Feedzilla: Classical Music News

Thursday, March 24, 2011


The sitar is a stringed instrument popularly used in Indian classical music.It generates its resonance from sympathetic strings, a long hollow neck and a gourd resonating chamber. 

It has a series of 20 curved frets which are movable thus allowing fine tuning and raised so that sympathetic strings also known as "taarif" or "tarafdaar" can run underneath them. 

The sitar has 21, 22, or 23 metal strings out of which 6 or 7 are playing strings running above the frets and 13 sympathetic resonating strings below. 3 or 4 of these are called the "chikaari" and simply provide a drone. The rest are used to play the melody. The first string called the "bajtaaris" is most used.

The sitar has two bridges. The large bridge called the "badaa goraa" is for the playing and drone strings and the small bridge called the "chota goraa" is for the sympathetic strings.

The sitars timbre or tone results from interaction of the strings with the sloping bridge. As a string reverberates its length changes a bit as its edge touches the bridge. This promotes the generation of overtones and thus gives the sitar its distinctive tone.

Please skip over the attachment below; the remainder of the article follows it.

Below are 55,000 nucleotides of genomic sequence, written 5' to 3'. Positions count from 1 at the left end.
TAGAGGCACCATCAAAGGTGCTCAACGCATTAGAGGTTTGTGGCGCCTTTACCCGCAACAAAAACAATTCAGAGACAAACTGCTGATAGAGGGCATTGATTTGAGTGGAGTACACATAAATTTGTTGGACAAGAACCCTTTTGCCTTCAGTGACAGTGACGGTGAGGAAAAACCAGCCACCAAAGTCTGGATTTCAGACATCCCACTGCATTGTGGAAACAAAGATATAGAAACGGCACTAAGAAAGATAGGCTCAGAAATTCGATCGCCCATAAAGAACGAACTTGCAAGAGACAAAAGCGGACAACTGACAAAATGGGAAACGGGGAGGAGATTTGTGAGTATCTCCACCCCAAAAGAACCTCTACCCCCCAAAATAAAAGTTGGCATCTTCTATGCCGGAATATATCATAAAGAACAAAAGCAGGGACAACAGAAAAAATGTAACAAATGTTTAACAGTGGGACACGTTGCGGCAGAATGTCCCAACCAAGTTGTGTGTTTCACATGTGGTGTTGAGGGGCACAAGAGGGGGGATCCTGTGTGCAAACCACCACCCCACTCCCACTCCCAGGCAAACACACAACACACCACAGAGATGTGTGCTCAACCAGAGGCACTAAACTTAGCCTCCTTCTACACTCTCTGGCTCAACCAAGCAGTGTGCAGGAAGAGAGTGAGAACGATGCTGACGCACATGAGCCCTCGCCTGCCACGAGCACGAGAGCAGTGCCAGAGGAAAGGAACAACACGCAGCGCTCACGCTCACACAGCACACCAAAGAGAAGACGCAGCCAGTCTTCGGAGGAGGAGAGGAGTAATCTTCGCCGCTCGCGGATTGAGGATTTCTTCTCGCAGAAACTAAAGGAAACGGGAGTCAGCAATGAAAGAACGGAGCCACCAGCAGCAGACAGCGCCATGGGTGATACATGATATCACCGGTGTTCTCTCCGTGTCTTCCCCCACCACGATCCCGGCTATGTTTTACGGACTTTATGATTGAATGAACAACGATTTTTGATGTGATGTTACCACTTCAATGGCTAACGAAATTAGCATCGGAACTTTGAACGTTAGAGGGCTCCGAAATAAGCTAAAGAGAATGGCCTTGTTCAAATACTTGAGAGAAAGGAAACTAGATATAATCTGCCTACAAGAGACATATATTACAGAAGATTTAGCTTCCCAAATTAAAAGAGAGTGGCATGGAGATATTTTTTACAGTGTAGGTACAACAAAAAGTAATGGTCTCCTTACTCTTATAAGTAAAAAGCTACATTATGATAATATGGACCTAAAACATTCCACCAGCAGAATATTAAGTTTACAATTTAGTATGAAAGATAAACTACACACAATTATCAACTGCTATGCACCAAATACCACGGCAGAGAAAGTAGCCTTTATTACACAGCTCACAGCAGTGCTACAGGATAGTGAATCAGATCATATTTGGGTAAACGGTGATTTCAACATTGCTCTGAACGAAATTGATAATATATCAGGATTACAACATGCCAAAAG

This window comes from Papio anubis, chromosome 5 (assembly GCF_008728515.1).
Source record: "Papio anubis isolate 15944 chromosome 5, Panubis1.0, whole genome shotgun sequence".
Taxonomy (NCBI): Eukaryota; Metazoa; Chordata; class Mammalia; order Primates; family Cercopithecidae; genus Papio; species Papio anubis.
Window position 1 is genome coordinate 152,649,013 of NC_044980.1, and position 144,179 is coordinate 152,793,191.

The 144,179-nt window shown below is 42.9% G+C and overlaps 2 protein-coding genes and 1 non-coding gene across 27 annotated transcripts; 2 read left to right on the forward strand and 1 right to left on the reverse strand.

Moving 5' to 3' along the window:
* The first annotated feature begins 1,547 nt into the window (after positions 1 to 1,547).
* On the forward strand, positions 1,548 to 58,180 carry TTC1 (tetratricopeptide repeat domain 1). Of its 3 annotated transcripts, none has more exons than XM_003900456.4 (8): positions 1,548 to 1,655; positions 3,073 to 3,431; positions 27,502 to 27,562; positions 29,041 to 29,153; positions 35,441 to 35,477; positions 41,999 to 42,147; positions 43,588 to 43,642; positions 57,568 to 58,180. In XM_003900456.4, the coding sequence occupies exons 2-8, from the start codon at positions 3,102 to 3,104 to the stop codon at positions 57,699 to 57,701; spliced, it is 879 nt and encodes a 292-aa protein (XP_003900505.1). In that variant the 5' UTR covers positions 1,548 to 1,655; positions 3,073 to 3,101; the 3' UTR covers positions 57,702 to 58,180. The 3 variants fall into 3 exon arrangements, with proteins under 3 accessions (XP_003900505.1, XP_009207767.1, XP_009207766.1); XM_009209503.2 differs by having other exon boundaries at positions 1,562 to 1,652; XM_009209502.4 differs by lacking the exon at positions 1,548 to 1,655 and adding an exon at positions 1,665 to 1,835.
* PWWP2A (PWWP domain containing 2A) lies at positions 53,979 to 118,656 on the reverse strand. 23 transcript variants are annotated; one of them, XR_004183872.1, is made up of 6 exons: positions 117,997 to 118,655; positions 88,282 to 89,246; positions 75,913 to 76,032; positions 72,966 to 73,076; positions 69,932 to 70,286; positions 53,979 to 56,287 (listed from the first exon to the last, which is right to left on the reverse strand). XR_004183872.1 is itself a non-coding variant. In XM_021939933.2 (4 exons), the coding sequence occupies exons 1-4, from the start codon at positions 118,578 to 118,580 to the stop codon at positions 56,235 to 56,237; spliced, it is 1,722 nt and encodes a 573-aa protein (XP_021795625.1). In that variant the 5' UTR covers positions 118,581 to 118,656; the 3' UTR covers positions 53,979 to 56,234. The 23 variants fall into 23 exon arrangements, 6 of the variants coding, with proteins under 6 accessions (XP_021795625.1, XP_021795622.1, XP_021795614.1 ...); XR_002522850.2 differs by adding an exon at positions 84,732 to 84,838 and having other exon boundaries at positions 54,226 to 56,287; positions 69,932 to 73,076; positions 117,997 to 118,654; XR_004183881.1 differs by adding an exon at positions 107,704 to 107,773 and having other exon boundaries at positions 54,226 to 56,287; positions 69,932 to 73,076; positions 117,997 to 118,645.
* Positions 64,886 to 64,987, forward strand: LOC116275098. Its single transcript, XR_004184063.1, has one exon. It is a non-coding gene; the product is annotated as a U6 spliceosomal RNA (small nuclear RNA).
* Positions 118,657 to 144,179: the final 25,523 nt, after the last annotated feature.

The neck and face plate are made from teak wood and the bridges are made from deer horn, ebony, or sometimes from camel bone. Synthetic material is now commonly used. The sitar may have a secondary resonator called the "tumbaa" near the top of its hollow neck.Ravi Shankar is a renowned master of the Indian sitar and it is because of him that the sitar became known to the west. In 1966 Beatles guitarist George Harrison studied with him and later played the sitar on the famous Beatles song "Norwegian Wood".

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